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Is an NFL season during the COVID-19 pandemic possible? We asked epidemiology experts to find out.
AP

Is an NFL season during the COVID-19 pandemic possible? We asked epidemiology experts to find out.

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Power brokers for the Power 5 conferences are discussing this week whether to cancel the 2020 college football season because of the health and safety challenges created by the COVID-19 pandemic.

So what about the NFL, which is scheduled to kick off its season in a month?

A majority of NFL teams will begin training camp practices this week at their team facilities with the hope players and coaches won't contract the highly contagious coronavirus, which could hamper the ability to play games and possibly the season.

The Cowboys will conduct their first practice on Friday at The Star in Frisco.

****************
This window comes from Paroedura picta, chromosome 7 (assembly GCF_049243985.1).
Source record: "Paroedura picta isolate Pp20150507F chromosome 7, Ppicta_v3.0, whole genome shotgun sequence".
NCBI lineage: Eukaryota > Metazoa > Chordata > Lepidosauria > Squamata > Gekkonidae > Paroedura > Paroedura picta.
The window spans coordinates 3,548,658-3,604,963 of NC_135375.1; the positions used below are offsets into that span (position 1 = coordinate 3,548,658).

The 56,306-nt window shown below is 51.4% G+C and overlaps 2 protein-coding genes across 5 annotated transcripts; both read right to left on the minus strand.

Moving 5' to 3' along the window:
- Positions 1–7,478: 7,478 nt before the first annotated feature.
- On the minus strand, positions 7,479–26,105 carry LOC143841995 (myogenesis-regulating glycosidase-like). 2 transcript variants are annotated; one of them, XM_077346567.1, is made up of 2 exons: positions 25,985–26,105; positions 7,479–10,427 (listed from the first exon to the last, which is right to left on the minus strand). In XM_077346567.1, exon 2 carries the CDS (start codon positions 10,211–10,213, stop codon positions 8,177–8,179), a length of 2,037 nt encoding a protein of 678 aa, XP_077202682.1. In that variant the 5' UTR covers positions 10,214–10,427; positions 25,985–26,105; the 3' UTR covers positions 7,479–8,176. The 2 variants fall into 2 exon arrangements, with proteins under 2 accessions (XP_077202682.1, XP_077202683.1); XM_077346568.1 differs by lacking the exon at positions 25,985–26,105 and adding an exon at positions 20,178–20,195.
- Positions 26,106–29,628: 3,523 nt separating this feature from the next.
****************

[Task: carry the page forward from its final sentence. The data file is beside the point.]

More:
"The season will undoubtedly present new and additional challenges," NFL commissioner Roger Goodell said in a statement last month. "But we are committed to playing a safe and complete 2020 season, culminating with the Super Bowl."

Will the teams' safety precautions, approved by the players' union and health officials, work? Several epidemiologists have doubts, calling what the NFL is doing high-risk behavior.

"I think it's difficult," said epidemiologist Dr. Zachary Binney at Oxford College of Emory University.

"So tackle football is a sport. I don't think there's any way you can reliably prevent transmission within football teams or across football teams in a game. So the focus really has to be on preventing a case from getting on the field in the first place, and that's what the NFL is trying to spend a lot of its time doing and rightfully so."

NFL teams are testing players on a daily basis and sectioning players into socially distanced areas of facilities. The Cowboys require players to wear bracelets in the facility that track their whereabouts and beep if they are within six feet of someone else.

Players, coaches, administrators and some employees must undergo a facial recognition scan and take two temperature readings before entering the Frisco facility.

Outside of The Star, players and coaches are asked to avoid large crowds, including attending some sporting events, to execute proper hygiene by washing hands with soap and water and, of course, to wear a mask.